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Hiring women or men?

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(File photo: Jordan News)
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Yusuf Mansur

The writer is CEO of the Envision Consulting Group and former minister of state for economic affairs.

One of the anomalies in the labor market in Jordan, where women are more educated than men, is it has the third lowest women labor participation rates (ranked 179 out of 182) in the world. While the reasons are many (transport, culture, public sector employment opportunities, among others) there remains an important observation that has not received much attention from the reformers: why do women unemployment rates rise in good economic times relative to those of men, and fall in bad times? اضافة اعلان

Women unemployment rate during 1991-2002 averaged 24.8 percent, while total unemployment stood at 15.7 percent; thus, the difference was 9.1 percent. During 2003-2008 (the golden economic years), the difference was 9.7 percent. In other words, the excellent economic growth rates favored the employment of men, rather than women. After the economy started to slip into a downward spiral in 2009, the difference during 2009-2014 between the national unemployment rate and women unemployment rate became 8.8 percent.

As the economic situation worsened, during 2015-2021, the difference between the two rates decreased further. In summary, the worsened state of the economy favored hiring women, not men, and years of economic bliss favored hiring men.

These figures should not be taken to mean that economic growth in Jordan led to better employment rates for women; the best average unemployment rate for women was 21.3 percent, during 2009-2014. The worst (24.9 percent) was during 2015-2021. Overall, the average unemployment rate for women has been rising and is much higher than that of men.

To explain the observations, some would claim that the rising unemployment rate among women (and men, but they are not the focus of this writing) has been due to improvements in the productivity of labor (real output per labor hour): as workers produce more on average per hour, businesses demand fewer and fewer labor hours.
Given the apparent gender disparity in compensation between women and men, particularly in the private sector, one could surmise that businesses tend to hire more women than men in bad times because they can pay them less than men, and thus reduce the wage bill.
According to serious economic research by Jane Hartigan and Hamed El-Said, among others, there was no discernible increase in the productivity of labor since the start of the economic reform carried out under the auspices of the IMF and World Bank in the early 1990s. Economic growth has been the result of greater accumulation of inputs (capital and labor), not the result of improved labor productivity.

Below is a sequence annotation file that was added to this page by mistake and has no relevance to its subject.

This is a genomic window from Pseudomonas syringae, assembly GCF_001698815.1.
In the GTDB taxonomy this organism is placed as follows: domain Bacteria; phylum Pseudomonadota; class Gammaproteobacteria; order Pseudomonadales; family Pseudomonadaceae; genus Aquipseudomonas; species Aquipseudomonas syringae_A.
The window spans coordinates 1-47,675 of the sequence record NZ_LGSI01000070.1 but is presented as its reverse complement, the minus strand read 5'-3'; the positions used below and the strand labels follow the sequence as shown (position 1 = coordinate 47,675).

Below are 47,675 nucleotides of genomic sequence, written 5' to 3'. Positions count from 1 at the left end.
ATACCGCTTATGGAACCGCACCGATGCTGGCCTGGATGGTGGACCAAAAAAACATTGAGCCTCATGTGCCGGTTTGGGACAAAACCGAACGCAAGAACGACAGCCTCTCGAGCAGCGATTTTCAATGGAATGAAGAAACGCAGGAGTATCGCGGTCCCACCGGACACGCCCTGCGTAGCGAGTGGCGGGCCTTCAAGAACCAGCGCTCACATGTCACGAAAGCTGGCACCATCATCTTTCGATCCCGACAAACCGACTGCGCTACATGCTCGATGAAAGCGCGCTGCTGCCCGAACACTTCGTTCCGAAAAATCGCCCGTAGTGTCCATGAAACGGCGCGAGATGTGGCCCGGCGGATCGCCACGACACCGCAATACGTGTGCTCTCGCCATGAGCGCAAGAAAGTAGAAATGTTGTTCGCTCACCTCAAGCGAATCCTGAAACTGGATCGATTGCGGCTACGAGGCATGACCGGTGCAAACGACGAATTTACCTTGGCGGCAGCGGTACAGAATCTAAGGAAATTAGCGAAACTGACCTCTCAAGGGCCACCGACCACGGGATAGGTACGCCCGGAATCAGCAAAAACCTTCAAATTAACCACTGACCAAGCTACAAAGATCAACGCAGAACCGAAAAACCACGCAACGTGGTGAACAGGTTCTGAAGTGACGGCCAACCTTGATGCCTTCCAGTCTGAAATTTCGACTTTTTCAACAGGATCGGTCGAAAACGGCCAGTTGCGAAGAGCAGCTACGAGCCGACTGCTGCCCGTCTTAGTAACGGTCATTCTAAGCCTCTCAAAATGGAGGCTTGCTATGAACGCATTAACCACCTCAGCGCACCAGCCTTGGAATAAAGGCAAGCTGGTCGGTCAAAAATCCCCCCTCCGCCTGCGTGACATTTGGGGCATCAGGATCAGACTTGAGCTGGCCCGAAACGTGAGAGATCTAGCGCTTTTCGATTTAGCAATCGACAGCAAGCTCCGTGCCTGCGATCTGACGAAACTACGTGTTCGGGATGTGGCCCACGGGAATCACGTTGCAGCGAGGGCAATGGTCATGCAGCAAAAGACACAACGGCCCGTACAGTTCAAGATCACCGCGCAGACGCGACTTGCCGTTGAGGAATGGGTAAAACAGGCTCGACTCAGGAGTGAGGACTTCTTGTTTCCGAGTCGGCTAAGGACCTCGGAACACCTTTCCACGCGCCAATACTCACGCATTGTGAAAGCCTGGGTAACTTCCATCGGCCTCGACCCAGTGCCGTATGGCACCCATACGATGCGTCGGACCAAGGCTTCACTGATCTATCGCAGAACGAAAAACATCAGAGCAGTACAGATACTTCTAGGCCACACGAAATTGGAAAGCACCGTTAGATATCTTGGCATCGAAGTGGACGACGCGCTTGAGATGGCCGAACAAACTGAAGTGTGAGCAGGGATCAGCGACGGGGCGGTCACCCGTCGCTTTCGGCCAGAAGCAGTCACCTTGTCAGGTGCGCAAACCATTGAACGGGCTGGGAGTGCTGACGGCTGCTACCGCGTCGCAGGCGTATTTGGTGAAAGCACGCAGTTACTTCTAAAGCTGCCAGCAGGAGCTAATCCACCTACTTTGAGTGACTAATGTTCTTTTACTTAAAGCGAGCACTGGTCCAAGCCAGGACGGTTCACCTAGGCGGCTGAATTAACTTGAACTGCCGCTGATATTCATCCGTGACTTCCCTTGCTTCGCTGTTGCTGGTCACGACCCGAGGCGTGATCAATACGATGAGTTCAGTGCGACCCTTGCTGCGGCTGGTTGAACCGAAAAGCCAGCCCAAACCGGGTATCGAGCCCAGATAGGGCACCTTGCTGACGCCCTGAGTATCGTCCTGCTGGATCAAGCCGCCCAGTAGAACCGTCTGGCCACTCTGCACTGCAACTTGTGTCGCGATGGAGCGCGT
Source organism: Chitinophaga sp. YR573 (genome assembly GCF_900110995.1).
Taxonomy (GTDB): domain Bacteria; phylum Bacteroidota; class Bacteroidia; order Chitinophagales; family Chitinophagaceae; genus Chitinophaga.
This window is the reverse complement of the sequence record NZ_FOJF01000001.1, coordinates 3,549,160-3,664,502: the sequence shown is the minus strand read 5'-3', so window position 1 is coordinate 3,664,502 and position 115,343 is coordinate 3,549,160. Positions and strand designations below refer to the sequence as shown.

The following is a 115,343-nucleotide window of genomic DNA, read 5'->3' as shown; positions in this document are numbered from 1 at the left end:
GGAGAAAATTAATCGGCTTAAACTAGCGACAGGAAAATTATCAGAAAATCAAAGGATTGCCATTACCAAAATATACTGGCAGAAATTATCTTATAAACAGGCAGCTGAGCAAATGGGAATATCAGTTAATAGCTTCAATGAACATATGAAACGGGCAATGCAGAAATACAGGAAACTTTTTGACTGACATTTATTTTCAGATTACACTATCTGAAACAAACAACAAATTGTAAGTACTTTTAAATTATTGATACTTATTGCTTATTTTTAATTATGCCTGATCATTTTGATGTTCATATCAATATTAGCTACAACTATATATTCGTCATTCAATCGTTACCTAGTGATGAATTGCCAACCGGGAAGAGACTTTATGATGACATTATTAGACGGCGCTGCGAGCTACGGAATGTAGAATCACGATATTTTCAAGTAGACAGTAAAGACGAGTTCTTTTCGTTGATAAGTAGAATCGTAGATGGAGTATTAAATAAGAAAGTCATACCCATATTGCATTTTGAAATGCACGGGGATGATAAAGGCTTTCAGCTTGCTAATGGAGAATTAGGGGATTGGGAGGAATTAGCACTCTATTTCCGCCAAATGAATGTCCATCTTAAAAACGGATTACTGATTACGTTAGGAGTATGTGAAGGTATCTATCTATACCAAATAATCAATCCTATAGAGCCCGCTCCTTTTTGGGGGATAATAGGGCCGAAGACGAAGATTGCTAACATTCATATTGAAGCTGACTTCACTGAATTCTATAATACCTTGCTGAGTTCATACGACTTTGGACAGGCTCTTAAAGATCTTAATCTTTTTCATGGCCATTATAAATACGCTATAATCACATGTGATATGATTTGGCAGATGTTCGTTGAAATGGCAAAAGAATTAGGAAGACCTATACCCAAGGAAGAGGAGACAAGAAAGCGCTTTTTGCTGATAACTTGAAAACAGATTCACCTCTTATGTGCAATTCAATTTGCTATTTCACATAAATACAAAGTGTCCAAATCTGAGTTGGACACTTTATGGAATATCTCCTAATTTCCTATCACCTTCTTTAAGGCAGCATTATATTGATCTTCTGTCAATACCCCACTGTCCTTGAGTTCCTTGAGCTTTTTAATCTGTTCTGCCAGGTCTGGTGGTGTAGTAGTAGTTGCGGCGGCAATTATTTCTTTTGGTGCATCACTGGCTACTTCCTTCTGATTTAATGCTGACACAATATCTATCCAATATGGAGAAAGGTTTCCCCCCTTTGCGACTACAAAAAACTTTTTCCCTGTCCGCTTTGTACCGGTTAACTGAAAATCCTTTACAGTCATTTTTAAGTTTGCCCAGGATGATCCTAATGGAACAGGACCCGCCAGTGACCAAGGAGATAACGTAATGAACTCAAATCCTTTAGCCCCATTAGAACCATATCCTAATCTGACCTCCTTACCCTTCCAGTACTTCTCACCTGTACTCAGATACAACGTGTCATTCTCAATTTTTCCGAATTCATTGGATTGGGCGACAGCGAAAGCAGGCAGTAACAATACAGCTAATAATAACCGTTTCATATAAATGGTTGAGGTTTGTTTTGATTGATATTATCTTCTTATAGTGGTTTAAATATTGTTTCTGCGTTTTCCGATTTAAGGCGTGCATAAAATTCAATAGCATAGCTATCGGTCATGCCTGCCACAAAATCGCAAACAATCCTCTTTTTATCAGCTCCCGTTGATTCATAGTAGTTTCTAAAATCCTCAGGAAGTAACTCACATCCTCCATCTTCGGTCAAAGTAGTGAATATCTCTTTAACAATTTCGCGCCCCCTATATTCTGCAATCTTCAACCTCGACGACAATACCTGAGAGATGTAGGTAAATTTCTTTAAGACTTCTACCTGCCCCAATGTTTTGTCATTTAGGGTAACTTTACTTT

Such a view has also been confirmed by the World Bank’s own research, which stated: “ …most of the economic growth in the 1990s could be accounted for by the expansion of capital (both physical and human) and the labor force. … Evidence for the second half of the 1990s pointed to unchanged TFP, which called into question the competitiveness of the Jordanian economy”.

Given the apparent gender disparity in compensation between women and men, particularly in the private sector, one could surmise that businesses tend to hire more women than men in bad times because they can pay them less than men, and thus reduce the wage bill. When the good times roll, they hire more men than women, possibly because they believe that men are more productive, do not require maternity leaves, day-care centers, day-light work hours, etc.

Another possible explanation is that in the bad times, more men than women may be attracted to work in the informal sector. According to the International Labor Organization, globally, the informal sector is a greater source of employment for men (63 percent) than for women (58.1 percent). This may also help explain, even if partially, such an anomaly.

Clearly, reforms, including those carried out via the IMF, have not addressed the gender discrepancies in the labor market so far. Yet this phenomenon needs to be urgently addressed.

If it is a matter of educating the private sector, then both government and donor programs should address this via, among other things, national and targeted campaigns.  If it is a question of policy, procedures, or institutions, then focused and targeted reform should be carried out urgently.


Yusuf Mansur is CEO of the Envision Consulting Group and former minister of state for economic affairs.


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